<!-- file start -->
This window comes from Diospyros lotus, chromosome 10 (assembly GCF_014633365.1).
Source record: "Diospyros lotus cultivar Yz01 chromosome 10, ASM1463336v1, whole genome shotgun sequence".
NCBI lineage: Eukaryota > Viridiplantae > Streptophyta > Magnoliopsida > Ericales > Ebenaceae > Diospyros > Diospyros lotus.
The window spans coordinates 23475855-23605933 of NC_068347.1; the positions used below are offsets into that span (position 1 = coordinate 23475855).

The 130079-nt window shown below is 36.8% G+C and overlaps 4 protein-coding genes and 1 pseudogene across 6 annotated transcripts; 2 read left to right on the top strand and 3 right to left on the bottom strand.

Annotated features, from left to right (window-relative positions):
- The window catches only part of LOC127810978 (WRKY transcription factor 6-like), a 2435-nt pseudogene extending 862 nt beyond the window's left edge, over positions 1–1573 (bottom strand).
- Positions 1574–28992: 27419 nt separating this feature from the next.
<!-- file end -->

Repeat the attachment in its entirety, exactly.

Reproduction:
This window comes from Diospyros lotus, chromosome 10 (assembly GCF_014633365.1).
Source record: "Diospyros lotus cultivar Yz01 chromosome 10, ASM1463336v1, whole genome shotgun sequence".
NCBI lineage: Eukaryota > Viridiplantae > Streptophyta > Magnoliopsida > Ericales > Ebenaceae > Diospyros > Diospyros lotus.
The window spans coordinates 23475855-23605933 of NC_068347.1; the positions used below are offsets into that span (position 1 = coordinate 23475855).

The 130079-nt window shown below is 36.8% G+C and overlaps 4 protein-coding genes and 1 pseudogene across 6 annotated transcripts; 2 read left to right on the top strand and 3 right to left on the bottom strand.

Annotated features, from left to right (window-relative positions):
- The window catches only part of LOC127810978 (WRKY transcription factor 6-like), a 2435-nt pseudogene extending 862 nt beyond the window's left edge, over positions 1–1573 (bottom strand).
- Positions 1574–28992: 27419 nt separating this feature from the next.